Umm, yes it does eventually but not nearly as much as many people might suggest.
An article in the National Post today is highlighting a verbal tic the Prime Minister has within his speech patterns. He says “umm,” often. There’s video of one response to a reporter on YouTube in which he says it 50 times in just over a minute. There are links to several other speeches and answers to reporters’ questions demonstrating the Prime Minister does indeed seem to rely on the crutch phrase often.
Is this something Trudeau should work on? Yes.
Is this a really big deal? No.
Does this hinder his believability as a leader? No.
Could this become an Achilles heel if people keep focusing on it? Yes.
Linguists call these “verbal fillers.”
If people are distracted by something while you speak, whether it’s a facial or verbal tic, a tendency to use the same words or phrases, something in your body language – anything that makes them think of something other than what you’re trying to convey – then your ability to engage or have your message resonate with people is weakened. But “umms” and “uhhs” don’t necessarily fall into this category because they are honestly so frequent among all of us our brains have learned to gloss over them so easily.
Neuroscience shows that our brains are constantly scanning for pattern, novelty and anything that fits with a narrative or meaning we already hold to be true. If along the way a speaker is pausing or even expressing a verbal tic to get there, we are extremely forgiving and, in fact, can even be rewarding because the tic is demonstrating that this speech or response is something genuine. They are not simply uttering a rehearsed line.
It’s far more important to be received as authentic and genuine when you speak – than polished.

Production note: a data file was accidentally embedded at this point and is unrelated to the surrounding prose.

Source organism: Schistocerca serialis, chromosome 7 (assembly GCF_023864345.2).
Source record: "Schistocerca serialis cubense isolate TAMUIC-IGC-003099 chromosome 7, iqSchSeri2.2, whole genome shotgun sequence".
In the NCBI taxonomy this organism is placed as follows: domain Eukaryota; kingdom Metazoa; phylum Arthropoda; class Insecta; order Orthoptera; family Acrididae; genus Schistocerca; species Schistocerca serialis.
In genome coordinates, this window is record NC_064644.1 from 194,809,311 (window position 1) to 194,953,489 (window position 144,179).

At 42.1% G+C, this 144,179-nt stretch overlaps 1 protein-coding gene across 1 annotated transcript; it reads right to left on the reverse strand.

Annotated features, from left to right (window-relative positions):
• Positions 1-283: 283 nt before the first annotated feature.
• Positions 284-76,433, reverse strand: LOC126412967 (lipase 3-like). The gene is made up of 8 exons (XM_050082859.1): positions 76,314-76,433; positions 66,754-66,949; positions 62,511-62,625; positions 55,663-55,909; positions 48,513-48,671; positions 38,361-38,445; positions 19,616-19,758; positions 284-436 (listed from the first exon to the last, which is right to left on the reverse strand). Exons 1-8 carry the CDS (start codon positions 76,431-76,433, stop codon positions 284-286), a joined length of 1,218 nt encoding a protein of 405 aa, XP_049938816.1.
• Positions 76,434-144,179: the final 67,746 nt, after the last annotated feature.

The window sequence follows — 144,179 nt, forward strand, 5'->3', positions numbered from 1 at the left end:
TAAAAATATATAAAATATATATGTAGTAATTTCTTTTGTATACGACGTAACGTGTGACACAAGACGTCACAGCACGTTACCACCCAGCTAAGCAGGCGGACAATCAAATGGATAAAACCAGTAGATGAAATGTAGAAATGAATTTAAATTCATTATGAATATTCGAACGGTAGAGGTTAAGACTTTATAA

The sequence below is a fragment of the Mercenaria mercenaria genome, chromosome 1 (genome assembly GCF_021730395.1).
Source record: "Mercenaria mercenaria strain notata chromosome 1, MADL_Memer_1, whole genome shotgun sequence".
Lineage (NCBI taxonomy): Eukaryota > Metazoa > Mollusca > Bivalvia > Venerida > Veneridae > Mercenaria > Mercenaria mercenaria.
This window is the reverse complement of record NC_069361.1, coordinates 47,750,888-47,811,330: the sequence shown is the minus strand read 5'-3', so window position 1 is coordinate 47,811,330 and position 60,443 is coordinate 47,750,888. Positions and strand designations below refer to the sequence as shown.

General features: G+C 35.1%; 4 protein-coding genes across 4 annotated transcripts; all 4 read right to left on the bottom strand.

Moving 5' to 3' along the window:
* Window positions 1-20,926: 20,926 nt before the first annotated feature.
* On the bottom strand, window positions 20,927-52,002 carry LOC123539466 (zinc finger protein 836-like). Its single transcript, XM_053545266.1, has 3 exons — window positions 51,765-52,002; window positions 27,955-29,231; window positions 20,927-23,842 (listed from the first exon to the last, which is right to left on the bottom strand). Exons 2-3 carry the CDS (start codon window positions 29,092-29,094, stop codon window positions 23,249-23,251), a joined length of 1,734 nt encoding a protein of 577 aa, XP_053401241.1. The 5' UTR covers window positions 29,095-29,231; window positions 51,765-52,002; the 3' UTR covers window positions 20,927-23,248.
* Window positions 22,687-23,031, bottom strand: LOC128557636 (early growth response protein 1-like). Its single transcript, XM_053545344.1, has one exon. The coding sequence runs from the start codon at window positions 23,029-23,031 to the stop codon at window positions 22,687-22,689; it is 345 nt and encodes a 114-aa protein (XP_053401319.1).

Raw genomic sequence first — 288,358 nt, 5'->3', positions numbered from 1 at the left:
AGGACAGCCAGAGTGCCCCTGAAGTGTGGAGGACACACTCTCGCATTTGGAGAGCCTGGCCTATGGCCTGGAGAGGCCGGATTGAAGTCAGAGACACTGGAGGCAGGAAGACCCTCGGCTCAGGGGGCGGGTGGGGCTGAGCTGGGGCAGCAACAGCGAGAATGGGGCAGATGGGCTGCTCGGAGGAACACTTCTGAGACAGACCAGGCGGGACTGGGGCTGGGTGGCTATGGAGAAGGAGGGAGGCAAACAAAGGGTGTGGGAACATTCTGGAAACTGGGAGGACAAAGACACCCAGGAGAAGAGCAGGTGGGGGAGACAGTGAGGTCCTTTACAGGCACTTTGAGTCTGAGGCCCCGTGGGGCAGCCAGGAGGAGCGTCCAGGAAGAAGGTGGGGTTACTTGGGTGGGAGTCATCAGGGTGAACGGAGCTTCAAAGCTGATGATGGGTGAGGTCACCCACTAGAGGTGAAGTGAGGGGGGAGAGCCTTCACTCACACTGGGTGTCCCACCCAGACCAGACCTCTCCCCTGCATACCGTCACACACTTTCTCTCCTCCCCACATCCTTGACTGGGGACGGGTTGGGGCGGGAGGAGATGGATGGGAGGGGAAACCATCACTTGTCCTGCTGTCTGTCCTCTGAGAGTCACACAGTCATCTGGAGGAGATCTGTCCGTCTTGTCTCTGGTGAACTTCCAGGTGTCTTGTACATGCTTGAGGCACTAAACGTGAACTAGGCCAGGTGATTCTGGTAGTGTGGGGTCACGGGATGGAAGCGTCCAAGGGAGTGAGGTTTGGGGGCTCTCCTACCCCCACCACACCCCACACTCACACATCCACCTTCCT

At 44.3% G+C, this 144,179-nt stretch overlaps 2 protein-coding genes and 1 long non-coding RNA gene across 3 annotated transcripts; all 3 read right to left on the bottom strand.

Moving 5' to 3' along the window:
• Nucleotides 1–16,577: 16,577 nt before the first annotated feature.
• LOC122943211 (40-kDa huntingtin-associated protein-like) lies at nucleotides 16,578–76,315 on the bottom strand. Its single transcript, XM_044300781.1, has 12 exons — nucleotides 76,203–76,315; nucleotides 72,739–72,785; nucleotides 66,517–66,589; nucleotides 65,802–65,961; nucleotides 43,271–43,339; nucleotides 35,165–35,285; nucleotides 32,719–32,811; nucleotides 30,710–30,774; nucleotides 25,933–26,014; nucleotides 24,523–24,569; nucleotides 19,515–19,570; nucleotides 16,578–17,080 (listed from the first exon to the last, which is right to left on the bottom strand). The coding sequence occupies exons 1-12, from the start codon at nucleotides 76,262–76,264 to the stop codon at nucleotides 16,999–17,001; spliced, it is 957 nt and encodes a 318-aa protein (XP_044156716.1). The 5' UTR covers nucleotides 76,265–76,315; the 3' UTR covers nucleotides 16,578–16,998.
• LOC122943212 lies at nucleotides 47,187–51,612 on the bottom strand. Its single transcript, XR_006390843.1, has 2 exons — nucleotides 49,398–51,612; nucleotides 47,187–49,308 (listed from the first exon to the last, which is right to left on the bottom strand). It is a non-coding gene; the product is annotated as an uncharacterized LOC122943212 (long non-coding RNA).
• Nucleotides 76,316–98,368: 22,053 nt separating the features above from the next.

In fact, how many times have you seen a politician or perhaps even a friend who speaks articulately, says the right things and even has good body language, but there’s just something you don’t trust? Something phoney?
The Actor, Peter Falk, tapped into this concept when he portrayed Columbo in the 70’s and 80’s. Bob Newhart once said he spent years learning how to stammer which became a key part of his presentation.
At Toastmasters there is frequently someone who counts the “umms” and “uhhs” in a speech and reports on it to the group. It’s not only frustrating and distracting for the speaker – it’s basically pointless.
Your goal in speaking (one to one or to a group) is to connect with your audience – possibly to have your message stick with them to inspire a change in attitude, action or even belief. Your goal isn’t great delivery – it’s belief or action in support of what you said.
A report from the University of Rochester, in New York, showed children paid more attention when Mom and Dad studded their speech with an occasional umm or uhh.
But at some point does a verbal tic, particularly in a country’s Prime Minister, do more than distract? Does it potentially make the leader difficult to understand or listen to? Yes. But many World leaders have or have had verbal tics and filler phrases they’ve relied on:
Expect Trudeau’s critics to try showcase this verbal crutch but expect the PM to embrace it as part of being genuine. Behind the scenes Trudeau should gradually work to iron these out of his speech without impacting his presentation negatively.
Common Filler words in other languages
English – uhh, umm
Afrikaans – ah, um, uh
American Sign Language – um is signed with open-8 held at chin, palm in, eyebrows down
Filipino – ah, eh, ay, ano (what)
French – quoi (what), bah, ben (well), tu vois (you see)
Hebrew – eh, em
Hindi – matlab (it means)
Icelandic – herna (here), pust (you know)
Ukrainian – eh, hy (well), i (and), mouso (this one)